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Sentencing Review – Factors – Seriousness of Offense – Weight Left to Trial Court

State v. Corey E. Young, 2009 WI App 22, PFR filed 1/7/09
For Young: Jeffrey W. Jensen

Issue/Holding: The trial court, in sentencing for first-degree intentional homicide, sufficiently explained why it was assigning extended supervision eligibility of 50 years’ confinement (rather than the 40 recommended by the State). Weight given each sentencing factor is committed to the trial court’s discretion, ¶24; the sentencing court in this instance reached its conclusion only after weighing a number of sentencing factors, ¶26; the court clarified on postconviction motion that it had “placed substantial weight on the ‘absolute egregiousness’ of the crime,” and “it is well within the purview of the trial court’s discretion to assign more weight to one sentencing factor over another,” ¶28.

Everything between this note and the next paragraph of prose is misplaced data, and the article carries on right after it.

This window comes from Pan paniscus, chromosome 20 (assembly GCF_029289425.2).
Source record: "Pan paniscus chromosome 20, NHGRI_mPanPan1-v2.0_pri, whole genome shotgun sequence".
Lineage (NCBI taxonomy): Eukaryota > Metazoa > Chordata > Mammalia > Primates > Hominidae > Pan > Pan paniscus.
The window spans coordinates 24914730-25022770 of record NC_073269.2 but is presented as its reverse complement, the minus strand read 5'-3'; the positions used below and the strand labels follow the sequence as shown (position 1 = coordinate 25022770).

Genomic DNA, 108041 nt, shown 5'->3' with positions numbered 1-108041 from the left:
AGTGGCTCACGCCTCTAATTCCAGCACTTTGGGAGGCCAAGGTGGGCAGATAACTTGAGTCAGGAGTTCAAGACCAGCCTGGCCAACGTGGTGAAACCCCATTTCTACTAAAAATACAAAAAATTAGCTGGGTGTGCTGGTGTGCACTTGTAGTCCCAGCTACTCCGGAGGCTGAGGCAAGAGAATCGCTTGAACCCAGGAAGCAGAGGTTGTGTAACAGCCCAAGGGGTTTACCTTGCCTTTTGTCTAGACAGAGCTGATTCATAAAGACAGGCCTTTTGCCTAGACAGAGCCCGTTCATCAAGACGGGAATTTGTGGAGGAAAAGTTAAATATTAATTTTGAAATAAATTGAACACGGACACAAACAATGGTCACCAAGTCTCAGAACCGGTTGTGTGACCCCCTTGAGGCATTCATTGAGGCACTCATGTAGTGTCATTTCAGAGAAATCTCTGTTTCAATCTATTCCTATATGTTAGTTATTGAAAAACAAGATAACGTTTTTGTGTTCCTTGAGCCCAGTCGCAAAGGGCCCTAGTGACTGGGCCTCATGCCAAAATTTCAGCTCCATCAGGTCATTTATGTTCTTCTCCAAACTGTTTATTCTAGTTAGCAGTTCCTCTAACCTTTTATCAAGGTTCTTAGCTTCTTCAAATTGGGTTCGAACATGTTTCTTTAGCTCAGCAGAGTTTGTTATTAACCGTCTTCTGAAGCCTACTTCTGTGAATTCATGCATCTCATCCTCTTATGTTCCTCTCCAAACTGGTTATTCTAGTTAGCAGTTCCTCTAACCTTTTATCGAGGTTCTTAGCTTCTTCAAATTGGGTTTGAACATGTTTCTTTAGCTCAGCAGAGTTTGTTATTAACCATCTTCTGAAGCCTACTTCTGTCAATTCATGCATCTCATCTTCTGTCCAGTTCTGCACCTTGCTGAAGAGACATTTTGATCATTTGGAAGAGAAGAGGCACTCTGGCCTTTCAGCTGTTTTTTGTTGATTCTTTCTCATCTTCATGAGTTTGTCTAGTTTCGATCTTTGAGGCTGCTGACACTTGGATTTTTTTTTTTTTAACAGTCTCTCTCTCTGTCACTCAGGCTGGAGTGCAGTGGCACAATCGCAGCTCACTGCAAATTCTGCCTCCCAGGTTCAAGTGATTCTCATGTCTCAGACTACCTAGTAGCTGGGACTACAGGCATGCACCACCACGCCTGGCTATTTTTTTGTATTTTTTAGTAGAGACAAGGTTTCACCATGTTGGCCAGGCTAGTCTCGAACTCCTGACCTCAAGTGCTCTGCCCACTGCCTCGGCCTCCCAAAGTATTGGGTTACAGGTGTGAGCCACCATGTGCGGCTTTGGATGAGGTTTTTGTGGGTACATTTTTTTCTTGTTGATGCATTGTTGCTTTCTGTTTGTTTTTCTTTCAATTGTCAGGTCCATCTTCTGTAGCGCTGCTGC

¶29      Furthermore, even though the trial court is required to explain its sentencing rationale on the record, it is not required to explain the mathematical breakdown of how each sentencing factor relates to the term of confinement. See State v. Fisher, 2005 WI App 175, ¶¶21-22, 285 Wis. 2d 433, 702 N.W.2d 56. Additionally, where the trial court fails to provide precise reasons for its sentencing determination on the record, it is the duty of the appellate court “‘to search the record to determine whether in the exercise of proper discretion the sentence imposed can be sustained.’” Taylor, 289 Wis. 2d 34, ¶21 (quoting McCleary, 49 Wis. 2d at 276). Accordingly, we will not interfere with the discretion of the trial court in passing its sentence and we hold that the sentence is not clearly erroneous.

 

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